The healing power of pets: how a Shiba changed a family's life

Research shows that pets can help us heal, but experience speaks louder than facts.

Have you ever sat in a dentist chair, reflecting on the impending horrors when you suddenly look upon a tank full of colorful fish, and then forget what you were thinking about? 

This was no coincidence. The fish aren't just there to be pretty. Those sneaky dentists are aware of the calming effect of those little creatures, as they weave to and from. Where will Marlin swim next? Will he take a left at the warship ornament? Will he evade it? We never know, but the suspense is sometimes enough for us to forego our worries. 

This superpower isn't exclusive to fish. In a study at Purdue University, children with autism showed fewer signs of stress with a guinea pig in the classroom. Researchers at Columbia University use horses to treat PTSD symptoms. 

And then there are dogs, always encouraging us to get up and move. In addition to being great companions, they provide a valid excuse to exercise daily.  

I can attest to the healing power of dogs, having experienced it some years ago. Originally, my family had not considered owning a dog. We believed our lives were too hectic, and that making time for one would be a struggle.

In September 2014, my family went through an inexplicable hardship. Two of my grandparents passed on, within three days of each other. They were my paternal grandmother and my maternal grandfather, and their illnesses coincided even though they were in separate countries. 

Due to the chain of events, my parents, siblings and I were scattered between three countries, forcing us to grieve separately.

When we reunited, things felt different. The house was quieter than it had been, with each of us reflecting on what we'd gone through, and trying to cheer each other up.  

After a few months of feeling the sorrow looming over us, I realized that our home needed a spark...something to rekindle a sense of joy. And then it happened...a friend told me that she had a puppy seeking a home.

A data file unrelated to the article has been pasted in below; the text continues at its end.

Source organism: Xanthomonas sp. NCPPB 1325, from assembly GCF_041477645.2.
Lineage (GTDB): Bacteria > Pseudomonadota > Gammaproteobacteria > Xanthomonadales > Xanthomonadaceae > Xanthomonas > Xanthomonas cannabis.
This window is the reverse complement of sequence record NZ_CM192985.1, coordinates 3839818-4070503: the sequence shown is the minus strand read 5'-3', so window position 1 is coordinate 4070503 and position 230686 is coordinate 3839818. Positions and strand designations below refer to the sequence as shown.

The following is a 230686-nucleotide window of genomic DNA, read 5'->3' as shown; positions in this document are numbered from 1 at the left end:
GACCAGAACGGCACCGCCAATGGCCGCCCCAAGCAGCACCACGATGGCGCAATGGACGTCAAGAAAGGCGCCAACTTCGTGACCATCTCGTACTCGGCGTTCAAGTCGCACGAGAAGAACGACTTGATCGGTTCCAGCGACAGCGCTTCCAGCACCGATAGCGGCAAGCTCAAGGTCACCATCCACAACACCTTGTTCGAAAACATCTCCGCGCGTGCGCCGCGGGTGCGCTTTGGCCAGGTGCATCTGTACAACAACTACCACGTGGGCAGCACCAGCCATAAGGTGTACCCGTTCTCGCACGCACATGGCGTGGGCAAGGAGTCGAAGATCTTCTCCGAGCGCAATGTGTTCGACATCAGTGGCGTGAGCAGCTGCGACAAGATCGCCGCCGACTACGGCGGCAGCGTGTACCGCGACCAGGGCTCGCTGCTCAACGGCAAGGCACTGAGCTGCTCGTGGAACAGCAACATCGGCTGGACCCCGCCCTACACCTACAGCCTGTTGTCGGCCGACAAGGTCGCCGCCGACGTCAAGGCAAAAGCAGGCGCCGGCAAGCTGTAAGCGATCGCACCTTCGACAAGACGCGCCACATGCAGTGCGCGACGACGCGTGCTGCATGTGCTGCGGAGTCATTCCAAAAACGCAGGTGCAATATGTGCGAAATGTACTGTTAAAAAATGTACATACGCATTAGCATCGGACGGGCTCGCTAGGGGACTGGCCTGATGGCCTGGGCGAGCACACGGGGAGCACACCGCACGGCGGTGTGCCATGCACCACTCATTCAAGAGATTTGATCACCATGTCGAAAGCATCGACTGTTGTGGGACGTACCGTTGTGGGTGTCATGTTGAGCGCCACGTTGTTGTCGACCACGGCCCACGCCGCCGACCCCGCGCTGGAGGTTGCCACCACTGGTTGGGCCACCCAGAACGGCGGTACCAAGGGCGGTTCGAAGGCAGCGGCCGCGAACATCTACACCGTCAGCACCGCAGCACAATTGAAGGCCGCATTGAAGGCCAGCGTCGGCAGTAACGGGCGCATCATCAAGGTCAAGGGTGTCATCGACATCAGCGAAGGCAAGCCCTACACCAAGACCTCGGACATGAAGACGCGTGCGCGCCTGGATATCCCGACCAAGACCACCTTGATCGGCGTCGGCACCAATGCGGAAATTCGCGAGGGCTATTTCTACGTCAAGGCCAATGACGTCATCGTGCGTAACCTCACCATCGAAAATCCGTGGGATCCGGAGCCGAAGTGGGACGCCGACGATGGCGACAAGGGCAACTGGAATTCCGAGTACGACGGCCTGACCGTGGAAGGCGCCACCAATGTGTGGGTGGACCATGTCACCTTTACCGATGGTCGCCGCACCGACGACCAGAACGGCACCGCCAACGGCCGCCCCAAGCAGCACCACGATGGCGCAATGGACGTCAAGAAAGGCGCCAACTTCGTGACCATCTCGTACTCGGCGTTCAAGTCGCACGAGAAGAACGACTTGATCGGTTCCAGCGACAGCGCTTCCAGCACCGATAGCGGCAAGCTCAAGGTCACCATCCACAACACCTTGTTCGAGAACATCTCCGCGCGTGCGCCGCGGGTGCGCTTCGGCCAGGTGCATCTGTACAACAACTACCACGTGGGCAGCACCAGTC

And we named him...Chevy.

Such was the start of an adventure in Shiba-owning. Shibas are known for being loyal, hilarious, sharp, and notoriously stubborn. They learn many tricks quickly, but require a degree of bribing and negotiating before they decide if they're in the mood to obey. If you trick one into stepping out in the rain, you'll get the cold shoulder for a couple of hours.  

Never underestimate the stubbornness of a Shiba.

Chevy came home three years ago. His mischief keeps us in a constant state of laughter, melting the stress away with his stubborn but loving antics. He often motivates me to wake up gnawing at my ankles and then sprawling across the mattress to prevent me from climbing back into bed. 

When you tell a Shiba that it's time for a bath...

"Is that a fox?" has become one of my favorite conversation starters. Shibas attract attention everywhere they go, Chevy being no different. Though I don't believe he resembles a fox (unless it's of the animated Disney variety) some of those commenters are now buddies that I wave to around my neighborhood.  

As he gazes into the sunset, he ponders mankind's oldest question...who is a good boy?

Various studies have demonstrated the healing power that animals have over their pet humans. Dogs, in particular, are famous for alleviating stress and anxiety, improving mental and physical health. Lower levels of blood pressure and cholesterol have been seen within minutes of playing with one, and a Japanese study found that gazing into a dog's eyes triggered a release of the love-hormone oxytocin (unless they're wolves - definitely do not look a wolf in the eyes if you meet one). 

Raising a pet requires a great deal of time and attention, and you may occasionally have to depart with your favorite slippers. But when you come home from work and feel their excitement rub off on you, it makes all of it worthwhile.

Chevy has had that effect on our lives. Although he often hogs the spotlight on our social media accounts, we've never once regretted making him a member of the family. 


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